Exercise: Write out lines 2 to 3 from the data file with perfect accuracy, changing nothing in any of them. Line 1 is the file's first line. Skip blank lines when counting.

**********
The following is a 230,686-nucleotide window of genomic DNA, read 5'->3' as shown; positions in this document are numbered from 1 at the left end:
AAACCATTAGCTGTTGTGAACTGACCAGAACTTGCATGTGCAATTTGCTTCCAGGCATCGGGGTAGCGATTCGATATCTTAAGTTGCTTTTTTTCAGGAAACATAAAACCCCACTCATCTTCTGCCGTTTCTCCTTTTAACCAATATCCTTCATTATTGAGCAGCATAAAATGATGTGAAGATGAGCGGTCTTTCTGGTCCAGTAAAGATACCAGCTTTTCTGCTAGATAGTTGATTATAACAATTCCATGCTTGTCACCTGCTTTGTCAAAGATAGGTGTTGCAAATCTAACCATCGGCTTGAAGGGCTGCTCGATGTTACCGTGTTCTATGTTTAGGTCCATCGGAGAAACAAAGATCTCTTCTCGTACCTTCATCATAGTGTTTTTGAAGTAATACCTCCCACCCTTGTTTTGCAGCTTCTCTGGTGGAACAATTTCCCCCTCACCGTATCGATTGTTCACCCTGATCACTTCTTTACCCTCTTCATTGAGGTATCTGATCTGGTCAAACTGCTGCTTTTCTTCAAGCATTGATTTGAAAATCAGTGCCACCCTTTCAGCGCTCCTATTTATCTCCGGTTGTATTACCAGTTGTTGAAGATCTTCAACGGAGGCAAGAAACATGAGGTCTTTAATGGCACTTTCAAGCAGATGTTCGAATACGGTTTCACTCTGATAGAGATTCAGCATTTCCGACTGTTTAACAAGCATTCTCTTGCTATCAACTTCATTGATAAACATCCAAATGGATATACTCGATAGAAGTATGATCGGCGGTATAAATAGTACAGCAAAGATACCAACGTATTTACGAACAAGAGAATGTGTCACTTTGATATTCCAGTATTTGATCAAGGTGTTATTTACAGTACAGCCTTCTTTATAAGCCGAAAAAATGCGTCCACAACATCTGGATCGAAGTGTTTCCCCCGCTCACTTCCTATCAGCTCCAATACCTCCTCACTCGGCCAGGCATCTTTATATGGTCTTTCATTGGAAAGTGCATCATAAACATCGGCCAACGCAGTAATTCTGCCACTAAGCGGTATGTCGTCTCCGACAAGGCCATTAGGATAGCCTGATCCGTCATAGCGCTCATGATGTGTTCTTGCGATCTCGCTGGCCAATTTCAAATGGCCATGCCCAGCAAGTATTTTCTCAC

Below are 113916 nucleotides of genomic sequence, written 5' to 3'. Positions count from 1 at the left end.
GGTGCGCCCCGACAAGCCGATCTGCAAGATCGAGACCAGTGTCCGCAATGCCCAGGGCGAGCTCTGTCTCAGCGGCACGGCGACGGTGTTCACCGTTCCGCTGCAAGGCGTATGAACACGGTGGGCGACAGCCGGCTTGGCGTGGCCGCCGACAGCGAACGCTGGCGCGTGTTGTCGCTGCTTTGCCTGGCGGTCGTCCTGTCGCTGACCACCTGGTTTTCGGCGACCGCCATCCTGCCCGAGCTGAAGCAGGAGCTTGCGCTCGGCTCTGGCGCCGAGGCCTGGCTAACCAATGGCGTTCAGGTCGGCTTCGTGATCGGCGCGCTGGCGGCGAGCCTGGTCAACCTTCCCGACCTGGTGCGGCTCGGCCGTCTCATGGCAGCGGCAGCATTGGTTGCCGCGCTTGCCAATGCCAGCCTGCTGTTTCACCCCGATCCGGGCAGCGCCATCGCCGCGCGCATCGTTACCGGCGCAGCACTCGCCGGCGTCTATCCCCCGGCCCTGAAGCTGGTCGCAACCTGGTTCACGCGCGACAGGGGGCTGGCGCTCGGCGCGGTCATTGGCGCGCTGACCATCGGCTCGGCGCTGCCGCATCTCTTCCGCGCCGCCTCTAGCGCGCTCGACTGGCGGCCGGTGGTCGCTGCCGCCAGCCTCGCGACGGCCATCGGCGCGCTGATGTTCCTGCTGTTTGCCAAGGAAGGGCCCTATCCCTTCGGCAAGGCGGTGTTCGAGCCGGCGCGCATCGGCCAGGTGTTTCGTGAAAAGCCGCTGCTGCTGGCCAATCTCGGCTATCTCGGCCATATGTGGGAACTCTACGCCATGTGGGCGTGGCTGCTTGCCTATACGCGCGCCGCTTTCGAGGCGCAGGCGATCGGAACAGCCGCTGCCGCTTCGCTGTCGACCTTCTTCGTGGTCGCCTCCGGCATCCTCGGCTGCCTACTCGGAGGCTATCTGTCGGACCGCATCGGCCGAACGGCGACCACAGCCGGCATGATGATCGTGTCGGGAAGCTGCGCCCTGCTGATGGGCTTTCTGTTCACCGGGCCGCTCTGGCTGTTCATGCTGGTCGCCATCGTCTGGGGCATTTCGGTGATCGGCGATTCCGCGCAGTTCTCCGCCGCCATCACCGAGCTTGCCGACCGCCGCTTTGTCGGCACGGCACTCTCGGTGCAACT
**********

AAACCATTAGCTGTTGTGAACTGACCAGAACTTGCATGTGCAATTTGCTTCCAGGCATCGGGGTAGCGATTCGATATCTTAAGTTGCTTTTTTTCAGGAAACATAAAACCCCACTCATCTTCTGCCGTTTCTCCTTTTAACCAATATCCTTCATTATTGAGCAGCATAAAATGATGTGAAGATGAGCGGTCTTTCTGGTCCAGTAAAGATACCAGCTTTTCTGCTAGATAGTTGATTATAACAATTCCATGCTTGTCACCTGCTTTGTCAAAGATAGGTGTTGCAAATCTAACCATCGGCTTGAAGGGCTGCTCGATGTTACCGTGTTCTATGTTTAGGTCCATCGGAGAAACAAAGATCTCTTCTCGTACCTTCATCATAGTGTTTTTGAAGTAATACCTCCCACCCTTGTTTTGCAGCTTCTCTGGTGGAACAATTTCCCCCTCACCGTATCGATTGTTCACCCTGATCACTTCTTTACCCTCTTCATTGAGGTATCTGATCTGGTCAAACTGCTGCTTTTCTTCAAGCATTGATTTGAAAATCAGTGCCACCCTTTCAGCGCTCCTATTTATCTCCGGTTGTATTACCAGTTGTTGAAGATCTTCAACGGAGGCAAGAAACATGAGGTCTTTAATGGCACTTTCAAGCAGATGTTCGAATACGGTTTCACTCTGATAGAGATTCAGCATTTCCGACTGTTTAACAAGCATTCTCTTGCTATCAACTTCATTGATAAACATCCAAATGGATATACTCGATAGAAGTATGATCGGCGGTATAAATAGTACAGCAAAGATACCAACGTATTTACGAACAAGAGAATGTGTCACTTTGATATTCCAGTATTTGATCAAGGTGTTATTTACAGTACAGCCTTCTTTATAAGCCGAAAAAATGCGTCCACAACATCTGGATCGAAGTGTTTCCCCCGCTCACTTCCTATCAGCTCCAATACCTCCTCACTCGGCCAGGCATCTTTATATGGTCTTTCATTGGAAAGTGCATCATAAACATCGGCCAACGCAGTAATTCTGCCACTAAGCGGTATGTCGTCTCCGACAAGGCCATTAGGATAGCCTGATCCGTCATAGCGCTCATGATGTGTTCTTGCGATCTCGCTGGCCAATTTCAAATGGCCATGCCCAGCAAGTATTTTCTCAC

Below are 113916 nucleotides of genomic sequence, written 5' to 3'. Positions count from 1 at the left end.